When we got to the phone, Wendy called the family that hosted her during her first month here, and they called the police. I was impressed when the police showed up within five minutes. We were lucky to have the local couple with us because they gave a good description to the police of where they were and what happened. If it had been just us Americans, we would have had a hard time with the language barrier and the fact that we didn't know the area too well. However, since the locals only lost a small amount of cash, they didn't feel like going through the hassle of filling out a full police report.

The police drove us to the nearest station where we each had to give a separate account of what happened. Kristian and Wendy went first while Ines and I waited patiently outside the police department. It took forever for them to finish. Eventually, Wendy's host family showed up. They didn't know where we were, so they had to go to three other police departments before finding us.

My interview was no shorter than Kristian and Wendy's. It was really frustrating because the detective who interviewed me was paying more attention to the soccer game on TV. "Do you know who that is? That's Maradona," he said at one point, as if I cared. Every time he asked me something, his focus shifted from me to the TV before I was finished answering, and then he'd have to ask again. (For the record, the game ended in a 1-1 tie and riots ensued over the excitement of it.) The worst part was that I kept trying to tell the guy the details of a tattoo one of the robbers had, and instead of writing it down, he kept saying "Later, later." Later never came and when he printed the report for me to review and sign, nothing was written about the description of the suspects. I refused to sign it until he got it right, which took at least five tries.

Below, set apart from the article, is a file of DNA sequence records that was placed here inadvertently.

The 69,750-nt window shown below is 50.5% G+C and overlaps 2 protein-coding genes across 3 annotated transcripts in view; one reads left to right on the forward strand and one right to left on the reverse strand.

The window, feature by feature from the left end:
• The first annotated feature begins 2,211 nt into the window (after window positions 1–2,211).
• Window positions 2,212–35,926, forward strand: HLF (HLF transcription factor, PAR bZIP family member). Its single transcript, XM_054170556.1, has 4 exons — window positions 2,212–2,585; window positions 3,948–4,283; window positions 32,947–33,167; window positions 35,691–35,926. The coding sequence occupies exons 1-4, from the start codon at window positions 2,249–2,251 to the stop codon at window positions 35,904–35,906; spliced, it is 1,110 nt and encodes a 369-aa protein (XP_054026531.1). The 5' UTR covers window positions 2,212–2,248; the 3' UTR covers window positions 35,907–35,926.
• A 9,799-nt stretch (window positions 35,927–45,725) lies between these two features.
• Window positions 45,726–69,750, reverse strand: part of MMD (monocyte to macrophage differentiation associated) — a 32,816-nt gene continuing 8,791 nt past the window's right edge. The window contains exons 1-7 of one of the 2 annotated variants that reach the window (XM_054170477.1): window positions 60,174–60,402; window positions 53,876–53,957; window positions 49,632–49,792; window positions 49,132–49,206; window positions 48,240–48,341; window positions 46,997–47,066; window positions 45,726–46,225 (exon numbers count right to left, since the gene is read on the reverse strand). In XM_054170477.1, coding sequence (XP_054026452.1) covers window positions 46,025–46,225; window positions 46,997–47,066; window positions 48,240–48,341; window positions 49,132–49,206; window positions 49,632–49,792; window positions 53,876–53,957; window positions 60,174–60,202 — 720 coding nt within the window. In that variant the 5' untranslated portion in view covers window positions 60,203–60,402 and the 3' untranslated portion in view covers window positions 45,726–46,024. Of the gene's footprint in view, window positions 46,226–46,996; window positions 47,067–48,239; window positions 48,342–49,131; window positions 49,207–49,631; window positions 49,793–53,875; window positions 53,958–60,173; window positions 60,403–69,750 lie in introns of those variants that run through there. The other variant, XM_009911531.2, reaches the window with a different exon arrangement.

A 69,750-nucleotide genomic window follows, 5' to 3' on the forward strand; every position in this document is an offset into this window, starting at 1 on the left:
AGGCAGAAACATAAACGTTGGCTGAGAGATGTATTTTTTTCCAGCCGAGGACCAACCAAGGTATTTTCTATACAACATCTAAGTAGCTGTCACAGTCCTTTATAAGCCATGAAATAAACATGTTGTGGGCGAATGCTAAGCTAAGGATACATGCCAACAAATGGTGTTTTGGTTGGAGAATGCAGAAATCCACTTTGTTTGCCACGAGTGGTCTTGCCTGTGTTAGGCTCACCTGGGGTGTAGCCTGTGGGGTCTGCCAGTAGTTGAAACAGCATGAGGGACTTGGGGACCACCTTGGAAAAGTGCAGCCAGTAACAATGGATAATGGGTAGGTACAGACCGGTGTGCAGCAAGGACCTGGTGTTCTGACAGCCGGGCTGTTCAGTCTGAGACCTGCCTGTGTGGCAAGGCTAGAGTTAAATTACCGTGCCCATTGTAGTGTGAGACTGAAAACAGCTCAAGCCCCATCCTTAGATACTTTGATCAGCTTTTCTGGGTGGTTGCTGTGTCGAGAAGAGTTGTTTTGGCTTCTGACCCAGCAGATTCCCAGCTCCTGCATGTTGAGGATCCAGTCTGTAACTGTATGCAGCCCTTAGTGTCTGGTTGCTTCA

When I walked out of the police department after the report was finally completed, Wendy's whole host family was still there waiting for us. We were at the police station for a total of two and a half hours. I was told that was pretty short because we didn't have to wait for anyone else ahead of us. We probably would have been there all night if there had been more crime in town today. Finally, we got a ride home from Wendy's host mom.

After we got home, everyone took a long shower and we met Sam and Kim for dinner. We tried to put what happened past us, but it was tough. No matter how hard we tried to talk about other things, the conversation kept jumping back to the robbery.

The Analysis

I can't help replaying today's events over and over in my mind. What if I had done something differently? Did I get robbed because I did something stupid, or was it just bad luck? I think it was more bad luck than anything else. Here are some of the facts that I have surmised:

The bandits didn't follow us from a distance. If they had, they surely would have seen Ines because she was sitting right next to the trail. They must have taken a different route to intercept us, and they couldn't have been watching us for more than ten minutes or so.

We weren't targeted because we were tourists. The locals got robbed first, then the bandits searched for anyone else in the area. This, along with the fact that they couldn't have followed us from far away, tell me that the robbers were looking for anyone on the trail, and unfortunately, they found us.